Visa and Mastercard are working on ways to handle the mechanics of crypto payments themselves than depending on third parties. If they succeed, it would mark a major turning point. Currently, credit cards are inclined towards banks, fintech companies, and other businesses. Stepping into the crypto domain would have a big impact on the way consumers and merchants make transactions.
Paying for sandwiches, clothing, or shopping in the supermarket could be paid with a card that’s funded by cryptocurrencies like debit cards linked to checking accounts. More financial institutions would issue such cards for consumers. This means more merchants would begin accepting stablecoin or crypto as payments. It should be noted that Chipotle Mexican Grill Inc., AT&T Inc., and Overstock.com Inc., are already accepting crypto payments.
However, there are some confusion and challenges. The main question is as to how merchants will find a way to bypass cards when taking crypto payments, saving themselves from fees when accepting debit or credit cards. Experts say security challenges must be addressed. For this, nationwide regulation is needed to require financial institutions to have reserves to support the cryptocurrencies they hold.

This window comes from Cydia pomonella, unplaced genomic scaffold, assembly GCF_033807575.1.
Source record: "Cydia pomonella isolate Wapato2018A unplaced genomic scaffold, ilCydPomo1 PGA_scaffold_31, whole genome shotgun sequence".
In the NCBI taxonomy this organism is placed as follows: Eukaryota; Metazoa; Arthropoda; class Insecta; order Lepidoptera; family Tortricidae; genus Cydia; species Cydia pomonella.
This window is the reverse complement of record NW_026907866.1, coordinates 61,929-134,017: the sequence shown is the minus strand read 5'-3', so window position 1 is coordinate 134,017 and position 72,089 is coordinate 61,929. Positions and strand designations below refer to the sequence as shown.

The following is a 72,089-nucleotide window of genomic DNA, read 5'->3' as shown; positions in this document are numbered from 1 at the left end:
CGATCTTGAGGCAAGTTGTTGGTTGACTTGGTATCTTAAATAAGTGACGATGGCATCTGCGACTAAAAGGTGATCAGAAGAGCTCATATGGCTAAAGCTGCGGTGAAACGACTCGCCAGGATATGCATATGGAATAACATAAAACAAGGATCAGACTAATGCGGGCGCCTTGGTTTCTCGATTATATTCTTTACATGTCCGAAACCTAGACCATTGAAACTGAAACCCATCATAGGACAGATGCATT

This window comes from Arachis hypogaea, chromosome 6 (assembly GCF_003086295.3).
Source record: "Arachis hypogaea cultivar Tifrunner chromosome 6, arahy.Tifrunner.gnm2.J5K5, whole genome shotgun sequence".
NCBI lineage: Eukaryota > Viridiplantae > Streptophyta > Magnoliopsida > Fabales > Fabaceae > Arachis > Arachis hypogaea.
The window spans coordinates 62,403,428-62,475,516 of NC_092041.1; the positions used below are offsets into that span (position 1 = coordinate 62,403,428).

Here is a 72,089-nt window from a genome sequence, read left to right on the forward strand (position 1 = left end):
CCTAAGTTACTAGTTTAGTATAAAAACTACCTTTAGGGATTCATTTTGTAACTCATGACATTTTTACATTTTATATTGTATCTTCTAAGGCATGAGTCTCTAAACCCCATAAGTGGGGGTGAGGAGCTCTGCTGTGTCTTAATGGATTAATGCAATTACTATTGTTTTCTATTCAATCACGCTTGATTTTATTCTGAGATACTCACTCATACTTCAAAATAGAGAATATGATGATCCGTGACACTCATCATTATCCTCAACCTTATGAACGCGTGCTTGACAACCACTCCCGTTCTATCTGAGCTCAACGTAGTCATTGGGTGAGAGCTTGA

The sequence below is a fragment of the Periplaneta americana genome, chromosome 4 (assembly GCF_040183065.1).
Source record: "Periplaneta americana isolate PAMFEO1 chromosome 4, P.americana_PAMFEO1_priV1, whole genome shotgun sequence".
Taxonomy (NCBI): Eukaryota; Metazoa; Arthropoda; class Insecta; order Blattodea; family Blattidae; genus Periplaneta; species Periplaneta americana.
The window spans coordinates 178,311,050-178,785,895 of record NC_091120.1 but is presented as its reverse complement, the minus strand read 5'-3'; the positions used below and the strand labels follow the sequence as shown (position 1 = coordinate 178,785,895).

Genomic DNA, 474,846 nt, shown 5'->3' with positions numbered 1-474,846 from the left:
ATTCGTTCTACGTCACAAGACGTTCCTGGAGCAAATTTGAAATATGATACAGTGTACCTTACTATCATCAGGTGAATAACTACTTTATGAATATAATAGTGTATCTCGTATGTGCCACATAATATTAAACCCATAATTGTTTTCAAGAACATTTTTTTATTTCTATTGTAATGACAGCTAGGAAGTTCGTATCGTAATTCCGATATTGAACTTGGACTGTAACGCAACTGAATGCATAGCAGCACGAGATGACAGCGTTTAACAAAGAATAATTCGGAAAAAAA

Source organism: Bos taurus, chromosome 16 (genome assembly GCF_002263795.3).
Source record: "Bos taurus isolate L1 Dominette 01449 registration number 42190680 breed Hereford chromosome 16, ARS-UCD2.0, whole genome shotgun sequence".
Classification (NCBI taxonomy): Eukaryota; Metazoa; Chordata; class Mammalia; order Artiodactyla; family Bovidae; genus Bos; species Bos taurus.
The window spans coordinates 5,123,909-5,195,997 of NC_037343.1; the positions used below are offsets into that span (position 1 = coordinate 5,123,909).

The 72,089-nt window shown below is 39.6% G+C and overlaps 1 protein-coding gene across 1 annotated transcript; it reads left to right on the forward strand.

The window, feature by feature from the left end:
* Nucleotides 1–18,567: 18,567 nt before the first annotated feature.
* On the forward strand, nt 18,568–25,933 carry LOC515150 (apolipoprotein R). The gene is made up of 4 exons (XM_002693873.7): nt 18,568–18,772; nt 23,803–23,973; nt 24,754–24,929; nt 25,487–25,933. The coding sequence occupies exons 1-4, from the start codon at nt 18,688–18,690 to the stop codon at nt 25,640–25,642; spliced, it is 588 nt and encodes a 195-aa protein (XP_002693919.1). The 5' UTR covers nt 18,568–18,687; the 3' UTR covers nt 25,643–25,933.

The recent crypto market crash has shaken and rattled investors and digital asset companies alike. But it hasn’t deterred payments companies from pressing forward with their plans for crypto-backed payments. Cuy Sheffield, global head of crypto at Visa, says there is a continued interest from their existing clients and new developers coming into the space. He shared that Visa wants to take a long-term perspective on how crypto can impact payments and focus on adding as much value to the ecosystem.
Jorn Lambert, Mastercard’s chief digital officer, said in 2021 that Mastercard doesn’t really see demand for crypto payments today, but sees it in the near future. PayPal Holdings has also stepped into this field. It began to offer crypto payments last year. Consumers have the option to choose crypto that they store in accounts on the PayPal platform. Crypto is converted into the local currency through a partnership with Paxos. PayPal is then able to send the payment to the merchant.
Cryptocurrency is no longer isolated to wealthy investors. It has penetrated into the lives of the common men. And credit card companies know that not enabling crypto payments could mean cutting out a growing and dominant form of payment.